Friday, 25 January 2019

Was the Vickers Commission remotely concerned about the amount of private debt?

The UK’s “Independent Commission on Banking”, the so called “Vickers Commission” was the official UK government response to the 2007/8 bank crisis. I’ve just word searched it for the words “debt” and “social”. Nowhere does there seem to be any concern whatever about the size of private debts or the social costs of what may be an excessive amount of private debt.

That is, the basic message of the commission was that the banking industry (aka the money lending industry, aka the debt creation industry) forms a sizeable part of the UK economy which is a jolly good thing, and anything that can be done to expand it, and thus create even more debt, must also be a jolly good thing as well. Or at least the commission’s policy was certainly that the bank industry, which has expanded a massive TEN FOLD relative to GDP since 1970 cannot possibly be allowed to contract. See in particular the commission’s sections 3.21 and 3.22.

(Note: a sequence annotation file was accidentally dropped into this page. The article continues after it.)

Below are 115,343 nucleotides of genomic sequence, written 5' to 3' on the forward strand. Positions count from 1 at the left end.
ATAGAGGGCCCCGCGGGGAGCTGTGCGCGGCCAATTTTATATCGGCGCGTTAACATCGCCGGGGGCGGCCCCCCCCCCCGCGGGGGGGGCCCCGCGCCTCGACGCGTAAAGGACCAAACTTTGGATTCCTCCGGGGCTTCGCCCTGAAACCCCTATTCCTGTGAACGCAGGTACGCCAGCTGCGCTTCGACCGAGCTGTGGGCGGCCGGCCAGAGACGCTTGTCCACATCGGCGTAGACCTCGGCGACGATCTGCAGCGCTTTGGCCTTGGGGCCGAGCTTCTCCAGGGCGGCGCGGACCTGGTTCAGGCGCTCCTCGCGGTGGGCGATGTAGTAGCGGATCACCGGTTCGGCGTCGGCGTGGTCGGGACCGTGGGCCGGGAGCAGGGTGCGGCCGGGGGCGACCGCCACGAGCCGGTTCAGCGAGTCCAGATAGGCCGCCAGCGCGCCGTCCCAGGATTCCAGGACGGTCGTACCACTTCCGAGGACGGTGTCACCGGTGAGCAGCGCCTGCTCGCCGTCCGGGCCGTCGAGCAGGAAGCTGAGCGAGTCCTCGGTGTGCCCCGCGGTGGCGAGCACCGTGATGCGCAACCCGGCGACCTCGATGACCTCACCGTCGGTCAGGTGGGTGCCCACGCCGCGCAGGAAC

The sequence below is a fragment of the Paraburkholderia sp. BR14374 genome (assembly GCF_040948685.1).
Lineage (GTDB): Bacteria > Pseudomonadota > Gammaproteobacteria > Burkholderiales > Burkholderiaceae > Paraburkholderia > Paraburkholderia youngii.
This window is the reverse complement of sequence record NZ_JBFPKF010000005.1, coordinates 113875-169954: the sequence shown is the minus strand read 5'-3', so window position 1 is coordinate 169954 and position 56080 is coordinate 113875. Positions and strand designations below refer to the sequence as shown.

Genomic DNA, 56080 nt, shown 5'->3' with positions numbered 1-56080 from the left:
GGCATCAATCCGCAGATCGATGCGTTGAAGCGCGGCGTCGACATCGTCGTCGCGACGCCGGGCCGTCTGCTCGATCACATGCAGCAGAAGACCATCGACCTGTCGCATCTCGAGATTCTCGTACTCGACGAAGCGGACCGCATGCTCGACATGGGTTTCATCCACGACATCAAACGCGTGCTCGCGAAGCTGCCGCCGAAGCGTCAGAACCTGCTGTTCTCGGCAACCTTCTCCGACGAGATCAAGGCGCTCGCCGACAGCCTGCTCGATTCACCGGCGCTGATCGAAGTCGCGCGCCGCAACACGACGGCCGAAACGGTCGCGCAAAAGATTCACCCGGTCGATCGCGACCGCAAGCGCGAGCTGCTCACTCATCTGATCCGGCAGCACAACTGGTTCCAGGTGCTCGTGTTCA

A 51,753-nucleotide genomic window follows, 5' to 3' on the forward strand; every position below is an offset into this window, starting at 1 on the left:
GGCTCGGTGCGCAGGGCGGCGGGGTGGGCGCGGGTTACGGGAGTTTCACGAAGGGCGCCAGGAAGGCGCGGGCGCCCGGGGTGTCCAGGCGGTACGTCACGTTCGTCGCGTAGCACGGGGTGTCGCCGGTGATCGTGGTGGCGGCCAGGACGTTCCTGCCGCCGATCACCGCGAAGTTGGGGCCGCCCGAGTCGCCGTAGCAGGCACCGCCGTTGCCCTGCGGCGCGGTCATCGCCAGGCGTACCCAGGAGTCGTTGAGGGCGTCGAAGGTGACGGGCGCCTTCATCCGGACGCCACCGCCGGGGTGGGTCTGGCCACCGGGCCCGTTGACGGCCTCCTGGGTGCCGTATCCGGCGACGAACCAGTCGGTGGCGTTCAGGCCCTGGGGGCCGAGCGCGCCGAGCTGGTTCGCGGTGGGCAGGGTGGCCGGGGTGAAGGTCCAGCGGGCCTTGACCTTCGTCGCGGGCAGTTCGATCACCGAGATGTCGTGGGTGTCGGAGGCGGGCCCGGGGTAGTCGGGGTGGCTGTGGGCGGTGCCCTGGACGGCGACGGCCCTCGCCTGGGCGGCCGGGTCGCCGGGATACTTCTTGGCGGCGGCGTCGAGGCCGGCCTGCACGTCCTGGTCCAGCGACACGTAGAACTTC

You’d think the commission would at least put in a token sentence to the effect that we need to bear in mind the possible down side of more lending and more debt, wouldn’t you?

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